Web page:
The latest fraud figures released by UK Finance show the scale of the fraud problem in payments is only growing, despite the efforts of the banking and finance industry.
In H1 2021, criminals stole a total of £753.9 million through fraud, an increase of over a quarter (30%) compared to H1 2020. The advanced security systems used by banks prevented a further £736 million from being taken.
Over the previous editions, the UK Finance reports showed the largest fraud losses were due to unauthorised fraud committed using payment cards. However, in H1 2021, criminals focused their activity on authorised push payment (APP) fraud, where the customer is tricked into authorising a payment to an account controlled by a criminal.
Using tactics such as scam phone calls, text messages and emails, as well as fake websites and social media posts, criminals seek to trick people into handing over personal details and passwords. This information is then used to target victims and convince them to authorise payments.
APP fraud losses increased 71% during H1 2021 – surpassing the amount of money stolen through card fraud for the first time. There were significant increases in impersonation scams, as criminals posed as banks, government bodies and even health officials to trick people out of their money.
There has also been an increase in purchase scams, where people make a payment for goods they believe to be genuine but which never materialise. Increasingly we are seeing life-changing sums being lost to such scams.
Investment scams are another area of significant concern, where people are persuaded to transfer or ‘invest’ often substantial sums of money with tales of fictitious dividend payments or high returns, only to lose their investments.
What all these scams have in common is that criminals are using online platforms, including fraudulent advertising through search engines and social media, and fake websites.
UK Finance analysis conducted earlier this year found that 70% of authorised push payment scams originated on an online platform.
The level of fraud in the UK is such that it is now a national security threat. The banking sector cannot solve this on its own – there must be a coordinated approach adopted across every sector if this is to be tackled effectively.
Authorised Push Payment (APP) Scams
Total losses due to authorised push payment scams increased to £355.3 million in the first half of 2021, up 71% compared to the same period in 2020. The number of cases rose 60% to 106,164. While cases of investment scams rose 84% to 6,864, it was impersonation scams – police/bank scam cases – which saw the biggest increase, rising 129% to 18,816.
There has been an increase in the amount returned to victims, from 39% in H1 2020, to 42% in the first six months of 2021. 31% of cases were decided in under a week.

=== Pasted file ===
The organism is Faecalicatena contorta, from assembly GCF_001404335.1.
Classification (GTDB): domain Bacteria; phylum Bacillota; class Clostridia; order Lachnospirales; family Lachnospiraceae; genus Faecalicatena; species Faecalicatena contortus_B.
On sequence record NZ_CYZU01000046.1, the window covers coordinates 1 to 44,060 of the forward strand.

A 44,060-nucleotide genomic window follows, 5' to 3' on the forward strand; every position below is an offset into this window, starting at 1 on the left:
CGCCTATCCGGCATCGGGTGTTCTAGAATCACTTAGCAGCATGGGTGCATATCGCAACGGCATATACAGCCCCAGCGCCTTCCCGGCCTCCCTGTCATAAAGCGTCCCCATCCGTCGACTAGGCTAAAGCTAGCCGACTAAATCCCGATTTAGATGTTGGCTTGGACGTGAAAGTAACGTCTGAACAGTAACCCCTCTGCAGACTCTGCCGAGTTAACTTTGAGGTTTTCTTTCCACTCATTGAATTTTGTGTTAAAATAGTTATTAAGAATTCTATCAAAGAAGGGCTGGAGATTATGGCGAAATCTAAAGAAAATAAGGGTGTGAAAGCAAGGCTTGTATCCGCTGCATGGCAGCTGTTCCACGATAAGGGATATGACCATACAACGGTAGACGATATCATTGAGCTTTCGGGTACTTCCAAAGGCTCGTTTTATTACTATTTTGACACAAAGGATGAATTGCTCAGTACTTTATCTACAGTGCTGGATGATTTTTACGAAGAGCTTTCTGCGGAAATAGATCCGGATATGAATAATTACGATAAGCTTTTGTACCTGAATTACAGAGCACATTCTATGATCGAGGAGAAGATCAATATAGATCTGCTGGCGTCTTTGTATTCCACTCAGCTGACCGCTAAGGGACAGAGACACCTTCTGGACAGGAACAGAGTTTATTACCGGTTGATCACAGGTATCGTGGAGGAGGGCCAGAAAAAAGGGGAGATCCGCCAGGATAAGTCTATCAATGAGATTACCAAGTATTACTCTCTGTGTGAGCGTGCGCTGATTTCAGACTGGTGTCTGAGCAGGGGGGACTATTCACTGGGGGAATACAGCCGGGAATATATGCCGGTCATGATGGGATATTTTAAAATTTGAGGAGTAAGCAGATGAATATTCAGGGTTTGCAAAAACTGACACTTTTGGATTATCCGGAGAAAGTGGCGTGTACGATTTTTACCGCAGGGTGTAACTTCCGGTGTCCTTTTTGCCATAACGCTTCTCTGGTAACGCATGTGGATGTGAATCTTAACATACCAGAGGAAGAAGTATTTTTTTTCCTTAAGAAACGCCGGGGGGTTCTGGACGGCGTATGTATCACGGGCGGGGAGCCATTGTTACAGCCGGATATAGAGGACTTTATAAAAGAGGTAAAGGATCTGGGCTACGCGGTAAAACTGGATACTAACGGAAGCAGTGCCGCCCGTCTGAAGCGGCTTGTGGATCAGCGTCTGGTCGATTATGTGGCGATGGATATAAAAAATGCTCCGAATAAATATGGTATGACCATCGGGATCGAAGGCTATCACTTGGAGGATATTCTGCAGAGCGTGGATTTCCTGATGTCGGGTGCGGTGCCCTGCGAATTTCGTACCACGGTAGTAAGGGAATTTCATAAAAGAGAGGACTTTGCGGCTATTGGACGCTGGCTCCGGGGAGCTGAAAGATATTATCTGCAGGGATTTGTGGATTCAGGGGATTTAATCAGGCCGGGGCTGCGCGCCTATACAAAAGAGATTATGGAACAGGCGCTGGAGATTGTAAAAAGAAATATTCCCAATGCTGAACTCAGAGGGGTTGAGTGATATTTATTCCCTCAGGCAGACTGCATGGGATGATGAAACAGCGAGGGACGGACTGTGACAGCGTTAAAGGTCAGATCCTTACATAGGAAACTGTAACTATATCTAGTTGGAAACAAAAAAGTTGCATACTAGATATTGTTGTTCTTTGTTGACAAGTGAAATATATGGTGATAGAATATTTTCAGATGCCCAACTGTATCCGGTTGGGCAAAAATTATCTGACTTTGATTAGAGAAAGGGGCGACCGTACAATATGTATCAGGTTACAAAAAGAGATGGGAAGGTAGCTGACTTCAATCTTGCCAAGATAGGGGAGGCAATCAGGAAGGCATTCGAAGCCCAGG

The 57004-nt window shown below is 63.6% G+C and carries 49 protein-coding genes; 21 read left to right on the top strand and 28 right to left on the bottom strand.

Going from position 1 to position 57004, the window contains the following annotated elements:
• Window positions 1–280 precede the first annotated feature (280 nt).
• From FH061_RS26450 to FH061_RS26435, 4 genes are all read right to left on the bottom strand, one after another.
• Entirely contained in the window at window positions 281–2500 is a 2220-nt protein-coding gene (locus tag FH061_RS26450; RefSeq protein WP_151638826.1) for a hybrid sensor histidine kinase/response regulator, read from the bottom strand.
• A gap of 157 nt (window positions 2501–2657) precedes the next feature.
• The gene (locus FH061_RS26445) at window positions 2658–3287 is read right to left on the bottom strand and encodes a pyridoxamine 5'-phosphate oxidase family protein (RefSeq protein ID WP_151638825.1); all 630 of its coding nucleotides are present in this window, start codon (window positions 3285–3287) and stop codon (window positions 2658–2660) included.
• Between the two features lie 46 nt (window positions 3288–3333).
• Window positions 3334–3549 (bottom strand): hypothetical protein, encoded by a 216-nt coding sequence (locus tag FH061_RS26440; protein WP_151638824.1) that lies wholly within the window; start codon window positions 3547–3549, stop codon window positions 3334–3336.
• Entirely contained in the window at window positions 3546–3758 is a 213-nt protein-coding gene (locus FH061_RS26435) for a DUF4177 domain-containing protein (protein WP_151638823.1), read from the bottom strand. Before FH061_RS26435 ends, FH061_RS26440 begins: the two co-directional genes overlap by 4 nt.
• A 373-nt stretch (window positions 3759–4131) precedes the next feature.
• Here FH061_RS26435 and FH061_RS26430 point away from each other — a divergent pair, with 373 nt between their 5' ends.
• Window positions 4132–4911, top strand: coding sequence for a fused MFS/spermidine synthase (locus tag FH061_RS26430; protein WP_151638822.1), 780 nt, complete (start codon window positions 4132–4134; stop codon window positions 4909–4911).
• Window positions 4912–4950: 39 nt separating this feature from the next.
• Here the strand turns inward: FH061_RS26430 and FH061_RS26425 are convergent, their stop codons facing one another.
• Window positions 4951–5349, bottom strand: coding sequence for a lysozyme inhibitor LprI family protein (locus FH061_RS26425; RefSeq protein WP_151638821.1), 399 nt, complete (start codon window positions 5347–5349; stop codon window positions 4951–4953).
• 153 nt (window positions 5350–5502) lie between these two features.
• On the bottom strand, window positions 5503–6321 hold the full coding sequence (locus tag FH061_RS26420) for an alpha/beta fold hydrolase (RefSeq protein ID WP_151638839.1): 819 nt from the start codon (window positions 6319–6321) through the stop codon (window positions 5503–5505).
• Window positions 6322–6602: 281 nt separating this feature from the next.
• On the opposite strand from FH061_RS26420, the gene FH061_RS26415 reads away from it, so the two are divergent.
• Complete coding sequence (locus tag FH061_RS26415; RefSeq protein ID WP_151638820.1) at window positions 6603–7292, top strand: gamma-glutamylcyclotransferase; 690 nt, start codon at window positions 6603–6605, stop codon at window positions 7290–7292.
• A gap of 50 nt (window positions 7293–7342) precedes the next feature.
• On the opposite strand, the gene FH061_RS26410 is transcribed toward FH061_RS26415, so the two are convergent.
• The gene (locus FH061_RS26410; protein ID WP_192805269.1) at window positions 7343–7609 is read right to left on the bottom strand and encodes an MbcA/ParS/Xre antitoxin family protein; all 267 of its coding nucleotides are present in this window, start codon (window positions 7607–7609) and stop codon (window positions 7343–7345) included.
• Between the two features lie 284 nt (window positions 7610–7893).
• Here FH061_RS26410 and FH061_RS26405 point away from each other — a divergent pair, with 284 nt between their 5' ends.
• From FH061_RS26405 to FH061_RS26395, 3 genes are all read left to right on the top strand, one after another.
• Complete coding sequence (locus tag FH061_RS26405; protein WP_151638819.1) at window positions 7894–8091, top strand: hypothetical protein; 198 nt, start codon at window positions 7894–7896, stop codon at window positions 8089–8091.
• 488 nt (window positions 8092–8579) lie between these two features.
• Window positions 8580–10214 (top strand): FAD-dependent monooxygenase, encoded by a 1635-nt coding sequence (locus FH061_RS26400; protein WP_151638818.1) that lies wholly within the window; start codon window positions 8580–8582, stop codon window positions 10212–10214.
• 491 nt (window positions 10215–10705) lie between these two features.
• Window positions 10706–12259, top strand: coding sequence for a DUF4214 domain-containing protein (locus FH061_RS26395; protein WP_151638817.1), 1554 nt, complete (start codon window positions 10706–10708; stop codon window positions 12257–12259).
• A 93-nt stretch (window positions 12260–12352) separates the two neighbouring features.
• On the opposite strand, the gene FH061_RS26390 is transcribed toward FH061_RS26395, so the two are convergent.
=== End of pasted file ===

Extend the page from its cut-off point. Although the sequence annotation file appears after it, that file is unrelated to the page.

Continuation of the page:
Unauthorised Fraudulent Transactions
Losses due to unauthorised transactions on cards, cheques and remote banking increased to £398.6 million in the first half of this year, up 7% on the previous year. The number of recorded cases of unauthorised fraudulent transactions rose by 8% to 1.49 million.
There was a fall of 14% in the value of prevented fraud in H1 2021, with banks stopping £736.1 million of attempted unauthorised fraudulent transactions.
This equates to the industry preventing £6.49 in every £10 of attempted fraud. Research indicates that customers are fully refunded in more than 98% of unauthorised fraud cases.
Unauthorised Debit and Credit and Other Payment Card Fraud
This covers fraud on debit, credit, charge and ATM-only cards issued in the UK. Payment card fraud losses are organised into five categories: remote card purchase, lost and stolen, card not received, counterfeit card and card ID theft.
Fraud losses on cards totalled £261.7 million in H 2021, a decrease of 9% on the same period in 2020. Over this period, overall value of card spending grew by 17%.
Card fraud as a proportion of card purchases has decreased from 8.4p in H1 2020 to 7.6p in the first half of 2021. A total of £489.4 million of card fraud was stopped by banks and card companies in the first six months of 2021, an increase of 1% compared to the same period in 2020.
This is equivalent to £6.52 in every £10 of attempted card fraud prevented without a loss occurring. Meanwhile losses from counterfeit card fraud were down 52% compared to the same period a year ago, with the lowest total ever reported.
Contactless losses fell 6% to £7.6 million – the second year in a row we have seen a decrease in contactless losses since we began collecting data. This was due in part to the reduced opportunity for fraudsters to take advantage of contactless during the lockdown period of the pandemic.
The value of contactless spending for H1 2021 was £66.5 billion, so losses through contactless remain a tiny proportion of overall transactions.